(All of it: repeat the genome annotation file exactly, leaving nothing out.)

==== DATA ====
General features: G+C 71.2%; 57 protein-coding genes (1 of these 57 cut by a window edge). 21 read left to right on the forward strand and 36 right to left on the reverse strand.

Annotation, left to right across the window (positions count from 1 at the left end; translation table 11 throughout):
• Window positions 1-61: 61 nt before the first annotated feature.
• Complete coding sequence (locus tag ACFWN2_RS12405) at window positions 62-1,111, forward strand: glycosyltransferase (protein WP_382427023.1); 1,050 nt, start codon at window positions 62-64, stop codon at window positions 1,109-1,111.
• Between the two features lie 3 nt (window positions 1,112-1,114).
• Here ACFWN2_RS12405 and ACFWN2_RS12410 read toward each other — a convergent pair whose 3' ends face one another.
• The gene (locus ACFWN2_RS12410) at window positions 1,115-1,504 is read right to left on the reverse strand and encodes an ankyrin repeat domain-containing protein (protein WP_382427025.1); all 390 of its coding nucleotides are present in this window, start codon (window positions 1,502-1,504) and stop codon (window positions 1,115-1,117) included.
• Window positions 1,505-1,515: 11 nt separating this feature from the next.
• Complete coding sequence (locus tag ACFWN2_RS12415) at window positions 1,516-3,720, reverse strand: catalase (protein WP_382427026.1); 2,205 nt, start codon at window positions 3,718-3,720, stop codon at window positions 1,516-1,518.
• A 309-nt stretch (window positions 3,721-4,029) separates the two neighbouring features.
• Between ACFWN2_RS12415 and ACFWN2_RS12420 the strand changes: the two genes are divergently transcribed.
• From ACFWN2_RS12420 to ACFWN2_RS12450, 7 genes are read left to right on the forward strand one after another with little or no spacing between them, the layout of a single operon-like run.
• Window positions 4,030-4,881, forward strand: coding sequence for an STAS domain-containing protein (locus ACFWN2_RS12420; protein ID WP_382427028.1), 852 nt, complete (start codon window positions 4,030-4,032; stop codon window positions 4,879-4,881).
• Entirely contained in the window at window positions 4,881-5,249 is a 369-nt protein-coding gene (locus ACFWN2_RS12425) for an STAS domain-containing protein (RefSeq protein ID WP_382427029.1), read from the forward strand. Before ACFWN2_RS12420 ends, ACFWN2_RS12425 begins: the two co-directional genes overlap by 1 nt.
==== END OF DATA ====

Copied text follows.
General features: G+C 71.2%; 57 protein-coding genes (1 of these 57 cut by a window edge). 21 read left to right on the forward strand and 36 right to left on the reverse strand.

Annotation, left to right across the window (positions count from 1 at the left end; translation table 11 throughout):
• Window positions 1-61: 61 nt before the first annotated feature.
• Complete coding sequence (locus tag ACFWN2_RS12405) at window positions 62-1,111, forward strand: glycosyltransferase (protein WP_382427023.1); 1,050 nt, start codon at window positions 62-64, stop codon at window positions 1,109-1,111.
• Between the two features lie 3 nt (window positions 1,112-1,114).
• Here ACFWN2_RS12405 and ACFWN2_RS12410 read toward each other — a convergent pair whose 3' ends face one another.
• The gene (locus ACFWN2_RS12410) at window positions 1,115-1,504 is read right to left on the reverse strand and encodes an ankyrin repeat domain-containing protein (protein WP_382427025.1); all 390 of its coding nucleotides are present in this window, start codon (window positions 1,502-1,504) and stop codon (window positions 1,115-1,117) included.
• Window positions 1,505-1,515: 11 nt separating this feature from the next.
• Complete coding sequence (locus tag ACFWN2_RS12415) at window positions 1,516-3,720, reverse strand: catalase (protein WP_382427026.1); 2,205 nt, start codon at window positions 3,718-3,720, stop codon at window positions 1,516-1,518.
• A 309-nt stretch (window positions 3,721-4,029) separates the two neighbouring features.
• Between ACFWN2_RS12415 and ACFWN2_RS12420 the strand changes: the two genes are divergently transcribed.
• From ACFWN2_RS12420 to ACFWN2_RS12450, 7 genes are read left to right on the forward strand one after another with little or no spacing between them, the layout of a single operon-like run.
• Window positions 4,030-4,881, forward strand: coding sequence for an STAS domain-containing protein (locus ACFWN2_RS12420; protein ID WP_382427028.1), 852 nt, complete (start codon window positions 4,030-4,032; stop codon window positions 4,879-4,881).
• Entirely contained in the window at window positions 4,881-5,249 is a 369-nt protein-coding gene (locus ACFWN2_RS12425) for an STAS domain-containing protein (RefSeq protein ID WP_382427029.1), read from the forward strand. Before ACFWN2_RS12420 ends, ACFWN2_RS12425 begins: the two co-directional genes overlap by 1 nt.